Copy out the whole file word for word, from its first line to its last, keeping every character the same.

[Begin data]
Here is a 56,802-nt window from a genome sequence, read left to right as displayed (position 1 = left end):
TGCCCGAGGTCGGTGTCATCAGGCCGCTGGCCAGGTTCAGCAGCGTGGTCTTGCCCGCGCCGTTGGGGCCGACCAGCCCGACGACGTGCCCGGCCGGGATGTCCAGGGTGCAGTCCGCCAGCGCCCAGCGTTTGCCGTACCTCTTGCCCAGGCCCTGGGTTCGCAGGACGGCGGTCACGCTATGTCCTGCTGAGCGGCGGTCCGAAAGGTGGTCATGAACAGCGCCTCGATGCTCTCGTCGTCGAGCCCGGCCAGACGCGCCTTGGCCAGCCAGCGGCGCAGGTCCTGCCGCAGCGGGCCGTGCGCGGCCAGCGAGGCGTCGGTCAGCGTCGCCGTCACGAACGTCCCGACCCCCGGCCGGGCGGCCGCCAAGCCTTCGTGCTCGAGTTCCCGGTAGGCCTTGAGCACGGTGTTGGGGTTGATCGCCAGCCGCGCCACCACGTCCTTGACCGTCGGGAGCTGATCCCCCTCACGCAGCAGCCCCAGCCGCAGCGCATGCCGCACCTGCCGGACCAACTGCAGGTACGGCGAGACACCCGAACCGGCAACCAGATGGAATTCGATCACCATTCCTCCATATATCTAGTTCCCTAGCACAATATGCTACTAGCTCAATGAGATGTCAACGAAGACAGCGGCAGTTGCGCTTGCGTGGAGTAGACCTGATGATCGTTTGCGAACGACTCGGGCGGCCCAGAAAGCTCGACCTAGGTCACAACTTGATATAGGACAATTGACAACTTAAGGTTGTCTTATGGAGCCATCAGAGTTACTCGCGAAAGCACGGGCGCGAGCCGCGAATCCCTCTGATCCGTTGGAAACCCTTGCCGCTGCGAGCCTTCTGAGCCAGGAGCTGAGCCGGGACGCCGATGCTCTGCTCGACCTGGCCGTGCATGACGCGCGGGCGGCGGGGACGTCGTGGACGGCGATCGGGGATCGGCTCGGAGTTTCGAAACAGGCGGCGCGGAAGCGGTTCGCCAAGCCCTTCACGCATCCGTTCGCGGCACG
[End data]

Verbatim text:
Here is a 56,802-nt window from a genome sequence, read left to right as displayed (position 1 = left end):
TGCCCGAGGTCGGTGTCATCAGGCCGCTGGCCAGGTTCAGCAGCGTGGTCTTGCCCGCGCCGTTGGGGCCGACCAGCCCGACGACGTGCCCGGCCGGGATGTCCAGGGTGCAGTCCGCCAGCGCCCAGCGTTTGCCGTACCTCTTGCCCAGGCCCTGGGTTCGCAGGACGGCGGTCACGCTATGTCCTGCTGAGCGGCGGTCCGAAAGGTGGTCATGAACAGCGCCTCGATGCTCTCGTCGTCGAGCCCGGCCAGACGCGCCTTGGCCAGCCAGCGGCGCAGGTCCTGCCGCAGCGGGCCGTGCGCGGCCAGCGAGGCGTCGGTCAGCGTCGCCGTCACGAACGTCCCGACCCCCGGCCGGGCGGCCGCCAAGCCTTCGTGCTCGAGTTCCCGGTAGGCCTTGAGCACGGTGTTGGGGTTGATCGCCAGCCGCGCCACCACGTCCTTGACCGTCGGGAGCTGATCCCCCTCACGCAGCAGCCCCAGCCGCAGCGCATGCCGCACCTGCCGGACCAACTGCAGGTACGGCGAGACACCCGAACCGGCAACCAGATGGAATTCGATCACCATTCCTCCATATATCTAGTTCCCTAGCACAATATGCTACTAGCTCAATGAGATGTCAACGAAGACAGCGGCAGTTGCGCTTGCGTGGAGTAGACCTGATGATCGTTTGCGAACGACTCGGGCGGCCCAGAAAGCTCGACCTAGGTCACAACTTGATATAGGACAATTGACAACTTAAGGTTGTCTTATGGAGCCATCAGAGTTACTCGCGAAAGCACGGGCGCGAGCCGCGAATCCCTCTGATCCGTTGGAAACCCTTGCCGCTGCGAGCCTTCTGAGCCAGGAGCTGAGCCGGGACGCCGATGCTCTGCTCGACCTGGCCGTGCATGACGCGCGGGCGGCGGGGACGTCGTGGACGGCGATCGGGGATCGGCTCGGAGTTTCGAAACAGGCGGCGCGGAAGCGGTTCGCCAAGCCCTTCACGCATCCGTTCGCGGCACG